Here is an opinion from the 14th Court of Appeals that concerns the Prompt Payment of Claims Act.  The opinion is styled, William Marchbanks v. Liberty Insurance Corporation.

This is an appeal from the trial court granting summary judgment in favor of Liberty.  This appeals court affirmed the trial court.

Marchbanks reported a hail damage claim to Liberty and the same day Liberty acknowledged the claim and sent an adjuster to the property the next day.  The adjuster determined that any roof damage was not storm related and Liberty sent a denial letter explaining no storm related damaged was found.

Here is a case where the Prompt Payment of Claims Act was not violated, even though at first glance it appears it was violated.  Knowing how the facts and the law square on these issues is important in evaluating a case.  This 2018, case is from the Amarillo Court of Appeals and is styled, Steven Biasatti And Paul Gross D/B/A Topdog Properties v. GuideOne National Insurance Company and John Karl Graves.

TopDog was insured with GuideOne and suffered property damage during a storm.  A claim was made and GuideOne adjusted the loss as being $1,896.88.  TopDog requested an additional inspection.  GuideOne retained an engineer who confirmed the adjuster’s findings.  TopDog wished to proceed with an appraisal and GuideOne responded that only they, GuideOne, could invoke the appraisal process.

TopDog filed this lawsuit and then GuideOne invoked the appraisal clause in the insurance contract.  The trial court ordered appraisal, the parties designated appraisers, and the court appointed an umpire.  The umpire filed the appraisal award, in which the parties’ appraisers and the umpire unanimously set the amount of loss at $168,808.

What is the result oi an insurance company pays a claim after an appraisal even if you don’t agree with the appraisal?  This issue is addressed in a Houston Court of Appeals [14th Dist.] opinion.  It is styled, National Security Fire & Casualty Co. v. Hurst.

This is an appeal from a jury trial in favor of Hurst against National.  This appeals court reversed the jury trial results.

Dissatisfied with the initial estimate and payment, Hurst sued National and others for claims arising out of a wind and hail storm damage to his home.  This lawsuit also claimed violations of the Texas Prompt Payment of Claims Act.  National hired adjusters who assessed the damage and paid Hurst $3,524.56 (accounting for the $1,000 policy deductible), which Hurst accepted.  Hurst proceeded to file suit on September 7, 2010.

Does a violation of the Texas Prompt Payment of Claims Act survive an appraisal that is promptly paid?  This issue is addressed in an opinion from the San Antonio Court of Appeals.  The case is styled, Barbara Technologies Corporation v. State Farm Lloyds.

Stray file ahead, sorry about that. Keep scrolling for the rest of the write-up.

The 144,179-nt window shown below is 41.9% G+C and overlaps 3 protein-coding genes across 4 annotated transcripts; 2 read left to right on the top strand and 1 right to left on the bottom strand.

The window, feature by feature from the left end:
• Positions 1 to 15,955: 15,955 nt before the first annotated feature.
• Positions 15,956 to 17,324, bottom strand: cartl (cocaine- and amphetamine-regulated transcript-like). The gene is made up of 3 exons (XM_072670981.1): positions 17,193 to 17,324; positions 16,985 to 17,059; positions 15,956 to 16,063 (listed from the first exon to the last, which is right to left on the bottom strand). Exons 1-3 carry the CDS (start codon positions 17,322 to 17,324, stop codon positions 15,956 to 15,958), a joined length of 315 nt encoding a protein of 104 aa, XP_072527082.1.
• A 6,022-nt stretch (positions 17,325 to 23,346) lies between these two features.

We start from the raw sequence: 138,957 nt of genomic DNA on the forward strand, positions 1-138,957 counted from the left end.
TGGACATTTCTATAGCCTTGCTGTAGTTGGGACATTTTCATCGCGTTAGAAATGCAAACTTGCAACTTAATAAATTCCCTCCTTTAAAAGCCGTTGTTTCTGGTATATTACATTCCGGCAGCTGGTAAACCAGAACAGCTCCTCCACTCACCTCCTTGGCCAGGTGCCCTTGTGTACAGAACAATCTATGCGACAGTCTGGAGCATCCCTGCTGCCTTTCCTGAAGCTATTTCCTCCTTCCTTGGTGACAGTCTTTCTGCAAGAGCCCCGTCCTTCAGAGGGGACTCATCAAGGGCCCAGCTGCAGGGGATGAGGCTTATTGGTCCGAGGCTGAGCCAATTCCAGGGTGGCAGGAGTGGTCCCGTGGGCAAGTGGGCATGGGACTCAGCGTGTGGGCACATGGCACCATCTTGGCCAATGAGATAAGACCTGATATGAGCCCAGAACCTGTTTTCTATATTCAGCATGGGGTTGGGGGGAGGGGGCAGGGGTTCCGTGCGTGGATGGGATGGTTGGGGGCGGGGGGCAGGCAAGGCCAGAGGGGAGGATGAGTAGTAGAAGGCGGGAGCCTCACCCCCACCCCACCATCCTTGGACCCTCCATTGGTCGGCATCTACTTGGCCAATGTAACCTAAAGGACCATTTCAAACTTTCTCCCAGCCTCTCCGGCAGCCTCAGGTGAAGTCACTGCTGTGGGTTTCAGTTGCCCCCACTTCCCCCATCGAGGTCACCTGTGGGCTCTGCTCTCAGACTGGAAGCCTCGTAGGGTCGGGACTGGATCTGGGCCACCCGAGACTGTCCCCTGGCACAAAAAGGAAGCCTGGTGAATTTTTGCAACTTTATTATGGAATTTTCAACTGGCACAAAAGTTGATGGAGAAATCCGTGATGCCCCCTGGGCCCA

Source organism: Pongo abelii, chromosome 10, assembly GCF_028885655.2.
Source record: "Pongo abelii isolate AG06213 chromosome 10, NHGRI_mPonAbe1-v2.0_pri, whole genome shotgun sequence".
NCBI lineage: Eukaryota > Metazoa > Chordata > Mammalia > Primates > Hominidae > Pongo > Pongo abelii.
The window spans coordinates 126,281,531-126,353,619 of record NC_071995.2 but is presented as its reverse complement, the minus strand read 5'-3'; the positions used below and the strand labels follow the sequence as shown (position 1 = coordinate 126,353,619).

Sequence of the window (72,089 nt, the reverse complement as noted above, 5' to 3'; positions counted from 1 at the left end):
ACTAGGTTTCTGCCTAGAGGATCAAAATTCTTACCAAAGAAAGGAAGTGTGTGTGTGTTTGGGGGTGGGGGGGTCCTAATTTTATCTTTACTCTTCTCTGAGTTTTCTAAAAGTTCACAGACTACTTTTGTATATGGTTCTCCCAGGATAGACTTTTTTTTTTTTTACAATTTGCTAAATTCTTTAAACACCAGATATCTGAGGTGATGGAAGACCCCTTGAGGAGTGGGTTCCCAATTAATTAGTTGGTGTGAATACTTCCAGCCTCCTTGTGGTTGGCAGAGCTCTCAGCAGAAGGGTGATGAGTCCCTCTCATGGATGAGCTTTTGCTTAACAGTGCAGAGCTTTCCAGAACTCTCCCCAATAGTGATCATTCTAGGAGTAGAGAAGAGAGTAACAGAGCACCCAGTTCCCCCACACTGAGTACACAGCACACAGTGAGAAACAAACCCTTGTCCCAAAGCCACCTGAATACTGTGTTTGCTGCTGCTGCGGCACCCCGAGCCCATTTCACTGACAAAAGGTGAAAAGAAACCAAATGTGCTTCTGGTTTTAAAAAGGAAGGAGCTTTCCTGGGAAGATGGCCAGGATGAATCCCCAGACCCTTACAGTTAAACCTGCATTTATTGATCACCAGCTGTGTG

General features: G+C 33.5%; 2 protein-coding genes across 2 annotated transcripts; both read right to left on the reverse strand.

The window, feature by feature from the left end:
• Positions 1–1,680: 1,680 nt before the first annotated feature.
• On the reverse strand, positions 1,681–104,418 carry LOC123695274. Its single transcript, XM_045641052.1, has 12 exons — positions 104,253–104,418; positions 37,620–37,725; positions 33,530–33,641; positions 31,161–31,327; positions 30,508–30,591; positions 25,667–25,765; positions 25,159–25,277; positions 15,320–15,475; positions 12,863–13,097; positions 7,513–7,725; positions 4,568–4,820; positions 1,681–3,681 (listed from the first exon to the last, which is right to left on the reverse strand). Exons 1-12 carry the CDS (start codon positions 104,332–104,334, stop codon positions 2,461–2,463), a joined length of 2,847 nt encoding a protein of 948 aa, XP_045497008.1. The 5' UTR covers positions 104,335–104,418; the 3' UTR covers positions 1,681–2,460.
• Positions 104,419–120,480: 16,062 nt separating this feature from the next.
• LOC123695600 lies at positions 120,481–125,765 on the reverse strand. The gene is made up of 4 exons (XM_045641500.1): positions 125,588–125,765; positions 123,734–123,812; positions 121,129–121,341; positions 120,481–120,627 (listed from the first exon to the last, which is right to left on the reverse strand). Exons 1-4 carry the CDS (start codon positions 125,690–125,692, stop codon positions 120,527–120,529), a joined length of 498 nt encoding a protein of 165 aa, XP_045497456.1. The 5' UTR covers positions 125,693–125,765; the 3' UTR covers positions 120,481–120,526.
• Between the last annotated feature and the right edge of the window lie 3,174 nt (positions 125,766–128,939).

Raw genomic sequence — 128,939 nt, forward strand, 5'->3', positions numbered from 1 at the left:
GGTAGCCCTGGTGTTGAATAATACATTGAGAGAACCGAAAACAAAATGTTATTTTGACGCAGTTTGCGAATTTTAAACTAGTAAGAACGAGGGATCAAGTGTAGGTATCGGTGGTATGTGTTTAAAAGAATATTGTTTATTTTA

Barbara Technologies had a policy of insurance with State Farm insuring property that was damaged in a hail storm on March 31, 2013.  A claim was made on October 17, 2013 and on October 31, 2013, State Farm inspected the property.  On November 4, State Farm sent a letter stating the property sustained damage of $3,153.57, but did not issue payment because the amount was less that the $5,000.00 deductible.  On February 21, 2014, Barbara Technologies requested a re-inspection which was done and State Farm did not change it’s earlier statement.

Barbara Technologies filed suit for various violations of the Insurance Code including claims for violation of the Prompt Pay Act pursuant to Sections 542.058(a) and 542.060.

Llano County insurance lawyers need to know how the Prompt Payment of Claims Act works in situations where an appraisal clause is invoked.  An example is found in a Western District, Austin Division opinion styled, Thomas Cheski v. Safeco Insurance Company of Indiana.

On April 10, 2016, Cheski experienced severe weather, which damaged his home.  Cheski submitted a claim to Safeco.  On April 13, 2016, Safeco initially assessed the damage at a value less than the deductible.  Cheski requested a re-inspection and following the re-inspection, Safeco reassessed the claim at a value of $10,363.13 and issued payment of June 9, 2016.  Cheski continued to disagree and Safeco invoked appraisal on June 28, 2016.  On November 11, 2016, through the appraisal process, Cheski’s and Safeco’s appraisers agreed the amount of loss was $11,844.13 and Safeco issued payment for the difference on December 9, 2016.

Cheski sued Safeco alleging various violations of the Texas Insurance Code and Texas DTPA in addition to violation of the Prompt Payment of Claims Act and breach of contract.  Safeco contends its payment following the appraisal process precludes Cheski’s causes of action and moved for summary judgment.